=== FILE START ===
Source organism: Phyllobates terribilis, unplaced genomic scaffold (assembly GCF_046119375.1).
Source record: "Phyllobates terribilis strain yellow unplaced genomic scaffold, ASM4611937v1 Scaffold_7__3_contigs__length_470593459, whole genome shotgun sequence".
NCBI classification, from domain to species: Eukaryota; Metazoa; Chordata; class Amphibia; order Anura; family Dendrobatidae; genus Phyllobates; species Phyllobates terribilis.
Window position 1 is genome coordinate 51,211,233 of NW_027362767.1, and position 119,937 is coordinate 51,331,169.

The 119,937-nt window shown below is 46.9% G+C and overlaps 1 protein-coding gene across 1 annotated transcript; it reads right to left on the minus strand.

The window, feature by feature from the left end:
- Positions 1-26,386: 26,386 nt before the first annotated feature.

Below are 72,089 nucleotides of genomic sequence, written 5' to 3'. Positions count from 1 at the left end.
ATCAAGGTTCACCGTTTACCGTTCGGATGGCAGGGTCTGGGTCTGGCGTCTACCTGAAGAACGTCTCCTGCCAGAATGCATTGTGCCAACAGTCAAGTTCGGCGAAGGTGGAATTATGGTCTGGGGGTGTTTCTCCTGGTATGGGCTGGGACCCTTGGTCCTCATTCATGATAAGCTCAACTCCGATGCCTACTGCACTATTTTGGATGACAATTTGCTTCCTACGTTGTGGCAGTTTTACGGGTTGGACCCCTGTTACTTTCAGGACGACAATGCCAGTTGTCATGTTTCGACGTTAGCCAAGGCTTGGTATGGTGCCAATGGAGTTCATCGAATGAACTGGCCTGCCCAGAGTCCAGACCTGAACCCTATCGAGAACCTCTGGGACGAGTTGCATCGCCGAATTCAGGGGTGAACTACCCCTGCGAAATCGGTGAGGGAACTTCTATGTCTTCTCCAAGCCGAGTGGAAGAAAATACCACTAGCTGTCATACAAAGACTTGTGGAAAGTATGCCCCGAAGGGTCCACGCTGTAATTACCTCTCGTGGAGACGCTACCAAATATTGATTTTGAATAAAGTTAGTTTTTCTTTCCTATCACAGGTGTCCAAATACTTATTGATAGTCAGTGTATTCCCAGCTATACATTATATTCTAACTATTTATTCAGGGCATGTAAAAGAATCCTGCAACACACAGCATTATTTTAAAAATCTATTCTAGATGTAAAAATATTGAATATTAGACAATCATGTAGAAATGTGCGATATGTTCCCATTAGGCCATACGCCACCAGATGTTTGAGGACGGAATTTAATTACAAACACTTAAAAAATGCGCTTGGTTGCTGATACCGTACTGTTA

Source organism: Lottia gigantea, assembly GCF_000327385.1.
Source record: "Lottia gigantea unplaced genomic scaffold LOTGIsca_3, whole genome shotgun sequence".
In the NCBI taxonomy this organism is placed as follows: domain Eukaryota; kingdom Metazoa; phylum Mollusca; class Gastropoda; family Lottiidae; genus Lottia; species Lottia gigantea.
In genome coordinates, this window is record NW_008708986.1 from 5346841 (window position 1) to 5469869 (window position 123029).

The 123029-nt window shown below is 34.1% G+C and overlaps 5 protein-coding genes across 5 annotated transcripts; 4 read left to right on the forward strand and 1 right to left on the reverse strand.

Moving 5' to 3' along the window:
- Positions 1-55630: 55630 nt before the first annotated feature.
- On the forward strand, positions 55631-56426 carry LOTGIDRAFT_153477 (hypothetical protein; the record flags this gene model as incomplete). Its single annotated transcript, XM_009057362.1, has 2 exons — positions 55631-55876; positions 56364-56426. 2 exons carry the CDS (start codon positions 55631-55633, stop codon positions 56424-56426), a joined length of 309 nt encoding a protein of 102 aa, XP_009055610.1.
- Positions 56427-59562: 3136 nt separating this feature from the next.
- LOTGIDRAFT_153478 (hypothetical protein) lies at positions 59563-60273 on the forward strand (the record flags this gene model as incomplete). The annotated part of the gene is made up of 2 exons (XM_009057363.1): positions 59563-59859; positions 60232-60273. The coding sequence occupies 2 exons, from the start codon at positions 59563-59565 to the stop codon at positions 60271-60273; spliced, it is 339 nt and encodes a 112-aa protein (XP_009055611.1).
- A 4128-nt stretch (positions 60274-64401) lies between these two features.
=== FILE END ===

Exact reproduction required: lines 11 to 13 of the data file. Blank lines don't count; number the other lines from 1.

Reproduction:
Source record: "Lottia gigantea unplaced genomic scaffold LOTGIsca_3, whole genome shotgun sequence".
In the NCBI taxonomy this organism is placed as follows: domain Eukaryota; kingdom Metazoa; phylum Mollusca; class Gastropoda; family Lottiidae; genus Lottia; species Lottia gigantea.
In genome coordinates, this window is record NW_008708986.1 from 5346841 (window position 1) to 5469869 (window position 123029).